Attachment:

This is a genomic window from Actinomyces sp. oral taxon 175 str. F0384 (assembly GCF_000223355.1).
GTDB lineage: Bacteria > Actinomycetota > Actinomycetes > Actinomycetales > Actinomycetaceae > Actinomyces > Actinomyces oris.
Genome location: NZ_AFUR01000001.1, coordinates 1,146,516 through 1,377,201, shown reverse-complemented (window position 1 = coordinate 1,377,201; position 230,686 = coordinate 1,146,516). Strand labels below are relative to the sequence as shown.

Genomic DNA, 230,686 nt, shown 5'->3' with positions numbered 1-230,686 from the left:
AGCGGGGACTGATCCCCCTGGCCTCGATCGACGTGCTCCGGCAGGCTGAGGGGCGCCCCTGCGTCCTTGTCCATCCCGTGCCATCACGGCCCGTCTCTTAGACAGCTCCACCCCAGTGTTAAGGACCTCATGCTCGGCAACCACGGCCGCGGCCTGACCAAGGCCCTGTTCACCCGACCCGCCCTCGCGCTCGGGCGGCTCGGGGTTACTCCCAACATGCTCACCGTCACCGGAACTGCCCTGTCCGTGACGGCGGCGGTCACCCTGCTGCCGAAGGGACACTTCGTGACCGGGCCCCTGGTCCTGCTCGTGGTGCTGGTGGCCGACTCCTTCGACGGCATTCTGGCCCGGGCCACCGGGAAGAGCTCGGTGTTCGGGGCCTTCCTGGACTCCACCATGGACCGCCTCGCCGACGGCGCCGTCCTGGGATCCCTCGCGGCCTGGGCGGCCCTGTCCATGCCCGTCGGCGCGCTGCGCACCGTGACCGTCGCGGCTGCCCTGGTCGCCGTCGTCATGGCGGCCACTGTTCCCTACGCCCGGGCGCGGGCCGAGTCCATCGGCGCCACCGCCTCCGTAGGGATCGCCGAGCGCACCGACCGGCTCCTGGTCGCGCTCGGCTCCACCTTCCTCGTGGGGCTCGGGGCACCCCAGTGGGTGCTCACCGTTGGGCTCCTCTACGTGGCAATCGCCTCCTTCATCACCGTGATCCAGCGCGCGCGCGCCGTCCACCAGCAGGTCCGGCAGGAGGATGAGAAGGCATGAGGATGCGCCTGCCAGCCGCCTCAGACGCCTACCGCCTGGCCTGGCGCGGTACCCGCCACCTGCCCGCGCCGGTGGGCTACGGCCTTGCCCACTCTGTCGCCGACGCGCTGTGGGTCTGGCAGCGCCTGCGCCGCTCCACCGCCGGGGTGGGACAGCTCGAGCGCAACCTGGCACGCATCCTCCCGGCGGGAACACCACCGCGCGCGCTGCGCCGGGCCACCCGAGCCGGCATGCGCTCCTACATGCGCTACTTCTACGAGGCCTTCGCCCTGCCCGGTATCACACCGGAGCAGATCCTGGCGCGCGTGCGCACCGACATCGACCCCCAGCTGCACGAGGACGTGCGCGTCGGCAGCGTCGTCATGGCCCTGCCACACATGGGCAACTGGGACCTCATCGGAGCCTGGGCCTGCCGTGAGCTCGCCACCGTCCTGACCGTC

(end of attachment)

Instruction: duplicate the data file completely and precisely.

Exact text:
This is a genomic window from Actinomyces sp. oral taxon 175 str. F0384 (assembly GCF_000223355.1).
GTDB lineage: Bacteria > Actinomycetota > Actinomycetes > Actinomycetales > Actinomycetaceae > Actinomyces > Actinomyces oris.
Genome location: NZ_AFUR01000001.1, coordinates 1,146,516 through 1,377,201, shown reverse-complemented (window position 1 = coordinate 1,377,201; position 230,686 = coordinate 1,146,516). Strand labels below are relative to the sequence as shown.

Genomic DNA, 230,686 nt, shown 5'->3' with positions numbered 1-230,686 from the left:
AGCGGGGACTGATCCCCCTGGCCTCGATCGACGTGCTCCGGCAGGCTGAGGGGCGCCCCTGCGTCCTTGTCCATCCCGTGCCATCACGGCCCGTCTCTTAGACAGCTCCACCCCAGTGTTAAGGACCTCATGCTCGGCAACCACGGCCGCGGCCTGACCAAGGCCCTGTTCACCCGACCCGCCCTCGCGCTCGGGCGGCTCGGGGTTACTCCCAACATGCTCACCGTCACCGGAACTGCCCTGTCCGTGACGGCGGCGGTCACCCTGCTGCCGAAGGGACACTTCGTGACCGGGCCCCTGGTCCTGCTCGTGGTGCTGGTGGCCGACTCCTTCGACGGCATTCTGGCCCGGGCCACCGGGAAGAGCTCGGTGTTCGGGGCCTTCCTGGACTCCACCATGGACCGCCTCGCCGACGGCGCCGTCCTGGGATCCCTCGCGGCCTGGGCGGCCCTGTCCATGCCCGTCGGCGCGCTGCGCACCGTGACCGTCGCGGCTGCCCTGGTCGCCGTCGTCATGGCGGCCACTGTTCCCTACGCCCGGGCGCGGGCCGAGTCCATCGGCGCCACCGCCTCCGTAGGGATCGCCGAGCGCACCGACCGGCTCCTGGTCGCGCTCGGCTCCACCTTCCTCGTGGGGCTCGGGGCACCCCAGTGGGTGCTCACCGTTGGGCTCCTCTACGTGGCAATCGCCTCCTTCATCACCGTGATCCAGCGCGCGCGCGCCGTCCACCAGCAGGTCCGGCAGGAGGATGAGAAGGCATGAGGATGCGCCTGCCAGCCGCCTCAGACGCCTACCGCCTGGCCTGGCGCGGTACCCGCCACCTGCCCGCGCCGGTGGGCTACGGCCTTGCCCACTCTGTCGCCGACGCGCTGTGGGTCTGGCAGCGCCTGCGCCGCTCCACCGCCGGGGTGGGACAGCTCGAGCGCAACCTGGCACGCATCCTCCCGGCGGGAACACCACCGCGCGCGCTGCGCCGGGCCACCCGAGCCGGCATGCGCTCCTACATGCGCTACTTCTACGAGGCCTTCGCCCTGCCCGGTATCACACCGGAGCAGATCCTGGCGCGCGTGCGCACCGACATCGACCCCCAGCTGCACGAGGACGTGCGCGTCGGCAGCGTCGTCATGGCCCTGCCACACATGGGCAACTGGGACCTCATCGGAGCCTGGGCCTGCCGTGAGCTCGCCACCGTCCTGACCGTC